Mailbag: Predicting the AFC, Cowboys’ Biggest Concern & Lions’ Upside

Jerry Jones

Getty Dallas Cowboys owner Jerry Jones gives a thumbs up before an NFL game.

With NFL training camps into their second week across the league, Heavy’s NFL mailbag series continues on August 5 — hosted by Heavy NFL insider Matt Lombardo — to answer questions about your favorite team(s).

In addition, join the thousands of fans following @HeavyOnSports on Twitter and Instagram to see some of your questions answered live.


Dallas Cowboys

Which team can least afford major injuries to starters (besides the elite QBs) in training camp?

Injuries certainly play a starring role in the NFL story this time of year, and we have already seen teams viewed as serious contenders suffer serious losses during the first couple weeks of training camp.

Over the past 10 days, we have already seen the Tampa Bay Buccaneers lose Tom Brady’s handpicked center, Ryan Jensen, to a significant knee injury, and Dallas Cowboys wide receiver James Washington went down with a fractured foot.

When it comes to a question like this, I tend to look at it as which contenders would be impacted the most if a key contributor at a key position, without the plug-and-play depth to replace them on a run towards the postseason.

Given that criteria, I think the answer here is the Dallas Cowboys.

Dallas is already pinning much of their success in the passing game on CeeDee Lamb’s shoulders, and without Washington, the Cowboys are expecting Michael Gallup to take another step forward and will rely more than expected on third-round rookie Jalen Tolbert and Noah Brown, who has never caught more than 20 passes in a season.

Meanwhile, on defense, the Cowboys are razor thin along the defensive line, other than DeMarcus Lawrence. Lawrence missed 10 games due to injury last season, and the Cowboys wisely converted Micah Parsons back to his natural position as an edge rusher, but this group might not be able to survive an injury to any of its key pieces up front.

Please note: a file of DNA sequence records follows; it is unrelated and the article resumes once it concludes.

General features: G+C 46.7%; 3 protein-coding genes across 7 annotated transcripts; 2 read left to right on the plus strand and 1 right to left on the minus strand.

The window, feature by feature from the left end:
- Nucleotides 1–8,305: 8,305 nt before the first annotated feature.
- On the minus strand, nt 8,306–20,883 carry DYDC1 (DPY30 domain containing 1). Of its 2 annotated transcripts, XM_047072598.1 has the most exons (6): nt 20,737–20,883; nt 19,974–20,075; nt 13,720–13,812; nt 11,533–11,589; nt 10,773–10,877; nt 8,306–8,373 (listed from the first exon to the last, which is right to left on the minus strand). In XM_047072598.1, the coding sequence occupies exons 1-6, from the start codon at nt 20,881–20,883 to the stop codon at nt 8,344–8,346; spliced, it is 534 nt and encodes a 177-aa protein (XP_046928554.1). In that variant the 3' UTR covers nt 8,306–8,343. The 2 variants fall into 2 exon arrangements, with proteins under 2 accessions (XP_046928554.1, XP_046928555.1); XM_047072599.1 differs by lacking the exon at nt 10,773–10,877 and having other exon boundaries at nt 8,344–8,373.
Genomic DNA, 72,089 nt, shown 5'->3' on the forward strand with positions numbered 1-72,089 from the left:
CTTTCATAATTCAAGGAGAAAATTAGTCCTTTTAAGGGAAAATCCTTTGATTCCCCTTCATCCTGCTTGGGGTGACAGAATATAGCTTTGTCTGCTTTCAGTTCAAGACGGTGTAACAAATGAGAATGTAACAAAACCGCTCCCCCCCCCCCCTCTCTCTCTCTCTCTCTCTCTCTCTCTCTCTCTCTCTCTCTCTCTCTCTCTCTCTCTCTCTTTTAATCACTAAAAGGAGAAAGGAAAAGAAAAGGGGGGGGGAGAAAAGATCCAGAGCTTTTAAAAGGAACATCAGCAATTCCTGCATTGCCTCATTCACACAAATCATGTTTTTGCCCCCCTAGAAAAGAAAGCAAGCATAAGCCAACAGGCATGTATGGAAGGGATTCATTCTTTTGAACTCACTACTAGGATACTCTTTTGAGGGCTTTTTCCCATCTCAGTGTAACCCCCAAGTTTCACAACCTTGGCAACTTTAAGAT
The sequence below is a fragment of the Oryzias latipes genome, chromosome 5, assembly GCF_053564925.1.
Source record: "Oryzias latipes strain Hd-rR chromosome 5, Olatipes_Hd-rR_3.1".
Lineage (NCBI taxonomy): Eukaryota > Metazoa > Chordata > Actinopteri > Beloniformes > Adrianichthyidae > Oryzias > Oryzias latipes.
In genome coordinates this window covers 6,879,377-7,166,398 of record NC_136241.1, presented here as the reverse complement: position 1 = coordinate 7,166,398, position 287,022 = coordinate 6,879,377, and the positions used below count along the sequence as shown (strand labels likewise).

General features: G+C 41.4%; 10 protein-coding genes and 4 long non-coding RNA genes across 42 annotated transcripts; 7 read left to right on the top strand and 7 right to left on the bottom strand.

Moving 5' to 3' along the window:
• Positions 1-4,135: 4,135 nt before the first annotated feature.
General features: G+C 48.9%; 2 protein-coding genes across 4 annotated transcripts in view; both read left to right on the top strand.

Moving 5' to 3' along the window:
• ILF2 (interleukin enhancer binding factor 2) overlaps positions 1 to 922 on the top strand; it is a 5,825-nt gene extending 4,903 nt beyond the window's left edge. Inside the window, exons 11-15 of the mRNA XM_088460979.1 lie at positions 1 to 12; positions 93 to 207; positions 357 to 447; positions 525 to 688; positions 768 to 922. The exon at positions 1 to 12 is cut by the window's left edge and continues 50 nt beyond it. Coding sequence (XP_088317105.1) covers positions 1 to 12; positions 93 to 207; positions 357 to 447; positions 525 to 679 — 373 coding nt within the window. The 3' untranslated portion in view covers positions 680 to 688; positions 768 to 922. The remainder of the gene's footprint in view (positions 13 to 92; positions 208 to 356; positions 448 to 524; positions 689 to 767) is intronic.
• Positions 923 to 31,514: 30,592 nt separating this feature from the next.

Throw in the comparative roster depth in Philadelphia, and a key injury here or there could sink the Cowboys from a two-horse race to NFC also-rans, in a hurry.


New England Patriots

Who will have the better year in the Patriots’ offense: DeVante Parker or Jonnu Smith?

The Patriots have historically been a team that funnels the offense through the tight end position, dating all the way back to Benjamin Watson, the late Aaron Hernandez, and of course, Rob Gronkowski.

I don’t see that changing, especially in Mac Jones‘ second season as a starter and Jonnu Smith’s second season in New England.

A couple of factors are in play here; Jones was his most effective as a rookie in the red zone, where he had the seventh-best completion percentage among NFL quarterbacks, and his deep-ball completion percentage was just 37.1% as compared to his under pressure accuracy, which was fourth in the league.

All of that is a roundabout way to suggest that Smith has the potential to not only emerge as Jones’ security blanket when pressured, but also as a dangerous weapon inside the 20-yard line, where he caught 5 passes for 25 yards and a touchdown in 2021. I’d expect that number to jump significantly.

Parker is obviously going to serve as the Patriots’ field-stretcher, especially after averaging 12.9 yards per reception in 2021, but it feels as though those opportunities deep downfield may be sparse, by comparison to Smith’s target share.

People inside the league are bullish on Jones, and Smith, making strides this fall.

“Jonnu’s a really good pass-catching tight end,” an AFC personnel man told me upon his signing last spring. “He can run, he’s athletic, and he’s improved each year. I don’t see any reason why that wouldn’t continue.”


Detroit Lions